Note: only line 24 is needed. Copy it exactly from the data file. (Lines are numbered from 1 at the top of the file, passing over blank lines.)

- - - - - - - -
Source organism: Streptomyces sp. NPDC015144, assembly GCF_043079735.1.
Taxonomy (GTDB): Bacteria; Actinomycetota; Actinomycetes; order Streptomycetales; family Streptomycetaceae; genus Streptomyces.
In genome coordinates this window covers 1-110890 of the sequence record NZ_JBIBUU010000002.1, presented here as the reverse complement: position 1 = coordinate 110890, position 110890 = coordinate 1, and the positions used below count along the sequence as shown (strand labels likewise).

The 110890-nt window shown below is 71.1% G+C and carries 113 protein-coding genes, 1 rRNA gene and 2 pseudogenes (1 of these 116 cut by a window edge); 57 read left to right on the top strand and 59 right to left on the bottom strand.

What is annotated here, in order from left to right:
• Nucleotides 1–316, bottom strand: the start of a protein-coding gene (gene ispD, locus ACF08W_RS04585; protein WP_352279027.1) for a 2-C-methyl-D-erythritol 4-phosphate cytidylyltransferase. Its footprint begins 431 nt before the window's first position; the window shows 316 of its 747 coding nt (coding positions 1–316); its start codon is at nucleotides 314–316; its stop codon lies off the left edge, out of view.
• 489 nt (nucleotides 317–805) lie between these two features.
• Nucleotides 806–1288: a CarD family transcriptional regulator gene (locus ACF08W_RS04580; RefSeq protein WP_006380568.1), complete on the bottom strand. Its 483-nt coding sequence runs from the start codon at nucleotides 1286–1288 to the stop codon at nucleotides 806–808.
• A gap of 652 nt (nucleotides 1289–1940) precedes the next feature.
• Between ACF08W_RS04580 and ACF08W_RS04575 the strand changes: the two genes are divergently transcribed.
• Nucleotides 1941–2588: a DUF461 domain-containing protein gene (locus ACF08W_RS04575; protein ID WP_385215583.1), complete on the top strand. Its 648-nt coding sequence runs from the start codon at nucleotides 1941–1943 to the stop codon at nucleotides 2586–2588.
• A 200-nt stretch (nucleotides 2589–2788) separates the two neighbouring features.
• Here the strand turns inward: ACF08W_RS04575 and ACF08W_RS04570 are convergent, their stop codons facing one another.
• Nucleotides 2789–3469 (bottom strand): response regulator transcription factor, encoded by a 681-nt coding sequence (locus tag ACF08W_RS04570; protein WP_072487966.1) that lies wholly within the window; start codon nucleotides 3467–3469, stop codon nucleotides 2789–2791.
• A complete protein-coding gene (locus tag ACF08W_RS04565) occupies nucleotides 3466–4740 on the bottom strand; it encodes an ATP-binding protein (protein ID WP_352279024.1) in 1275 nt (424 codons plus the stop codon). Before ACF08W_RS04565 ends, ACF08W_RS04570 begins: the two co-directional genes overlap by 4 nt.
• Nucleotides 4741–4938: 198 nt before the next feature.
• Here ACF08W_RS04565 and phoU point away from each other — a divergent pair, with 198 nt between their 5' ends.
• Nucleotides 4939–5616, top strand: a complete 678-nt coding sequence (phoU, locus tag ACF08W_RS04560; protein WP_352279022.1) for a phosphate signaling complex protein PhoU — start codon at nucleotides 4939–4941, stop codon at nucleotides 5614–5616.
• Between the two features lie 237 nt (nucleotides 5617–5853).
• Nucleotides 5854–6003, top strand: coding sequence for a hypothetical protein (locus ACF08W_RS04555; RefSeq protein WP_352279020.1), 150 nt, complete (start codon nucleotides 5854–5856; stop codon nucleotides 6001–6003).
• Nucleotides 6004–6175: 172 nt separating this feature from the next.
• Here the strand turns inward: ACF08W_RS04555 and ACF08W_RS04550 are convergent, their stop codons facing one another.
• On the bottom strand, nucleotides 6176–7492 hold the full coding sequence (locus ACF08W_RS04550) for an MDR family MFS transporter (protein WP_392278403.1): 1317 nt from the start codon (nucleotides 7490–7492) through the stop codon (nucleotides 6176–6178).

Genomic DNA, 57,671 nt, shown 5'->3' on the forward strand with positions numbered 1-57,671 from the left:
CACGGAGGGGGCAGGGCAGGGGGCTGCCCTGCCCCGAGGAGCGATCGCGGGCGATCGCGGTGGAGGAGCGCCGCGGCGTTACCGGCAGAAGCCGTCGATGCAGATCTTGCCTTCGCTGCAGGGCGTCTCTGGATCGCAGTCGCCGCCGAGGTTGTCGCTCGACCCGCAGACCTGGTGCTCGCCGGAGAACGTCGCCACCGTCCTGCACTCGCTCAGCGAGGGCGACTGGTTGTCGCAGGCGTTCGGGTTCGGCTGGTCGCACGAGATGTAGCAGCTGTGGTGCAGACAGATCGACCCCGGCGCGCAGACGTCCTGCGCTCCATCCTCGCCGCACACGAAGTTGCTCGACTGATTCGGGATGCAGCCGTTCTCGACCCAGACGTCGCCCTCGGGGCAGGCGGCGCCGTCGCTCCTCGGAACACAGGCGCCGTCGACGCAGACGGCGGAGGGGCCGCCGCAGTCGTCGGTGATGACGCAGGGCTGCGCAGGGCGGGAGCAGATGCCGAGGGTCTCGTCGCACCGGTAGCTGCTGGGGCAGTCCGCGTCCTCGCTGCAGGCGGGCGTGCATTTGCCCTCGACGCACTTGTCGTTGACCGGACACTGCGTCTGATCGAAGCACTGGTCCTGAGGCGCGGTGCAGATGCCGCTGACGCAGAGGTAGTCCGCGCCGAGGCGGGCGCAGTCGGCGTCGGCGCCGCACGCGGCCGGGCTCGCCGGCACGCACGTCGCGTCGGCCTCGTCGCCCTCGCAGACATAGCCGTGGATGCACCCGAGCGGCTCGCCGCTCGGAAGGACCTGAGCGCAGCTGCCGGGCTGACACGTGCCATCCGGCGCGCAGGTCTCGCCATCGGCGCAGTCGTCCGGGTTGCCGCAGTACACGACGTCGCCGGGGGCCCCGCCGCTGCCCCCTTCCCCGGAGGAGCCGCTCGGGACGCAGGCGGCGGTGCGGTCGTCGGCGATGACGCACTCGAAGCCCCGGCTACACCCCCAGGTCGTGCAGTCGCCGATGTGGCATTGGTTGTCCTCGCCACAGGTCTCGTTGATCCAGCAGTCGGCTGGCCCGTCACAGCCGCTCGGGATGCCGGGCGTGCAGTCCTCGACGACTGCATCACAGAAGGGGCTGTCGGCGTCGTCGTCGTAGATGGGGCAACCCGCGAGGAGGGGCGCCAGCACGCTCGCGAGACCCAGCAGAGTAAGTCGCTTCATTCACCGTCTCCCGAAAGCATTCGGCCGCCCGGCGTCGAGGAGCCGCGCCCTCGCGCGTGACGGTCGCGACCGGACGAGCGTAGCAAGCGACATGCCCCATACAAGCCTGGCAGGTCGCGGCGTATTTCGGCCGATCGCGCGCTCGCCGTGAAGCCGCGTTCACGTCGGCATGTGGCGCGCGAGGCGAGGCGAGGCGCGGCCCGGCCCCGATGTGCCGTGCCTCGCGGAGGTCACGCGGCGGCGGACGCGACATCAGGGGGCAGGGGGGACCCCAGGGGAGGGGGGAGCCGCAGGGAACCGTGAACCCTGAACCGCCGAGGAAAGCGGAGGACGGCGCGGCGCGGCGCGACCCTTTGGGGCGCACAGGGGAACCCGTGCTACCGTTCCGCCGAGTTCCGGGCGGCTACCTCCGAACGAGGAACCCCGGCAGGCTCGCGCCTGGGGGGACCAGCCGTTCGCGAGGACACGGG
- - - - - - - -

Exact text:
Genomic DNA, 57,671 nt, shown 5'->3' on the forward strand with positions numbered 1-57,671 from the left: